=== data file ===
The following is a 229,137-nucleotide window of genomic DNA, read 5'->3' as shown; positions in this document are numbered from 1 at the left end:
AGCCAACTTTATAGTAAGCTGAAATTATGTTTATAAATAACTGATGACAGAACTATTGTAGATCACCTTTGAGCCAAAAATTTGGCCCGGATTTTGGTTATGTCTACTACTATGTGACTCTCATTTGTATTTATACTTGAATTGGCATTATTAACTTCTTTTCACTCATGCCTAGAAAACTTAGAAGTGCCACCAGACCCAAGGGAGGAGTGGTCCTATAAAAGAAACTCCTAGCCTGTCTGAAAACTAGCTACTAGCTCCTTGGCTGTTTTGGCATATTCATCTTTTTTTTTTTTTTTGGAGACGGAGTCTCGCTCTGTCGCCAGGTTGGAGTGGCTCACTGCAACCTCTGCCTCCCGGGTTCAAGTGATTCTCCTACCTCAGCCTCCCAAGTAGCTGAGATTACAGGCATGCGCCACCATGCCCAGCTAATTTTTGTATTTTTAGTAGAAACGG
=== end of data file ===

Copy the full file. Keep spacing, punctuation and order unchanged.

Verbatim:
The following is a 229,137-nucleotide window of genomic DNA, read 5'->3' as shown; positions in this document are numbered from 1 at the left end:
AGCCAACTTTATAGTAAGCTGAAATTATGTTTATAAATAACTGATGACAGAACTATTGTAGATCACCTTTGAGCCAAAAATTTGGCCCGGATTTTGGTTATGTCTACTACTATGTGACTCTCATTTGTATTTATACTTGAATTGGCATTATTAACTTCTTTTCACTCATGCCTAGAAAACTTAGAAGTGCCACCAGACCCAAGGGAGGAGTGGTCCTATAAAAGAAACTCCTAGCCTGTCTGAAAACTAGCTACTAGCTCCTTGGCTGTTTTGGCATATTCATCTTTTTTTTTTTTTTTGGAGACGGAGTCTCGCTCTGTCGCCAGGTTGGAGTGGCTCACTGCAACCTCTGCCTCCCGGGTTCAAGTGATTCTCCTACCTCAGCCTCCCAAGTAGCTGAGATTACAGGCATGCGCCACCATGCCCAGCTAATTTTTGTATTTTTAGTAGAAACGG